Q: Who can claim the $6,500 tax credit?
Qualified move-up or repeat home buyers purchasing any kind of home intended as his/her primary residence are eligible to claim this credit. The tax credit does NOT apply to second homes, vacation homes, or investment property.
Q: What is the definition of a move-up or repeat home buyer?
The law defines a tax credit qualified move-up home buyer (long-time resident) as a home owner who has owned and resided in a home for at least five consecutive years of the eight years prior to the purchase date. For married taxpayers, the law tests the homeownership history of both the home buyer and his/her spouse. Repeat home buyers do not have to purchase a home that is more expensive than their previous home to qualify for the tax credit.
Q: When does the credit take effect, and how long will it last?
Transition buyers are eligible for all contracted purchases dated Nov. 7th, 2009 through April 30, 2010, with closing occurring on or before June 30, 2010.
Q: How is the amount of the tax credit determined?
The tax credit is equal to 10 % of the home’s purchase price up to a maximum of $6,500. Purchases of homes priced above $800,000 are not eligible for the tax credit.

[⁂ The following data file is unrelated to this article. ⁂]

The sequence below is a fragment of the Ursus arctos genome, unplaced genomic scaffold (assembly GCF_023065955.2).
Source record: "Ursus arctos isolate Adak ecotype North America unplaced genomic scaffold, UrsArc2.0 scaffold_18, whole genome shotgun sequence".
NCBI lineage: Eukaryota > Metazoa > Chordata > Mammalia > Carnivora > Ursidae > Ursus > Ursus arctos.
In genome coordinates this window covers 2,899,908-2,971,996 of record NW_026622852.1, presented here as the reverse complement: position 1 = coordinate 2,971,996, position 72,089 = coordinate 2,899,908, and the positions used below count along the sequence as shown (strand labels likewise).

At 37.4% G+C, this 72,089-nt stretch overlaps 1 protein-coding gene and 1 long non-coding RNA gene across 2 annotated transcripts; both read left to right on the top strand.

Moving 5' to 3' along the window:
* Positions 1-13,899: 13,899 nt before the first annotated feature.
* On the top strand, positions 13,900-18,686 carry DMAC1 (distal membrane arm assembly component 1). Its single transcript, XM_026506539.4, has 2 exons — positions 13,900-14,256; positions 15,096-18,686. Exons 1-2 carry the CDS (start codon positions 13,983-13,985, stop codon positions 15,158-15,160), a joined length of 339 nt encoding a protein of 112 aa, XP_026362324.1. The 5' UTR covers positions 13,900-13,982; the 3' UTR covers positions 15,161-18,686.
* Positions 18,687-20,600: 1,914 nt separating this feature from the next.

Q: Are there any income limits for claiming the tax credit?
Yes. The income limit for single taxpayers is $125,000; & $225,000 for married taxpayers filing a joint return. The tax credit amount is reduced for buyers with a modified adjusted gross income (MAGI) above those limits. The phaseout range for the tax credit program is equal to $20,000. That is, the tax credit amount is reduced to zero for taxpayers with MAGI of more than $145,000 (single) or $245,000 (married) and is reduced proportionally for taxpayers with MAGIs between these amounts. (NOTE: I suggest you consult your CPA or accountant regarding your MAGI questions. There are several complications that are best defined by a professional.)
Q: If my modified adjusted gross income (MAGI) is above the limit, do I qualify for any tax credit?
Possibly. It depends on your income. Partial credits of less than $6,500 are available for some taxpayers whose MAGI exceeds the phaseout limits.
Q: How is this home buyer tax credit different from the tax credit that Congress enacted in July of 2008? How is this different than the rules established in early 2009?
The previous tax credits applied only to first-time home buyers and were for different amounts of money.
Q: How do I claim the tax credit? Do I need to complete a form or application? Are there documentation requirements?
You claim the tax credit on your federal income tax return. Specifically, home buyers should complete IRS Form 5405 to determine their tax credit amount, and then claim this amount on line 67 of the 1040 income tax form for 2009 returns.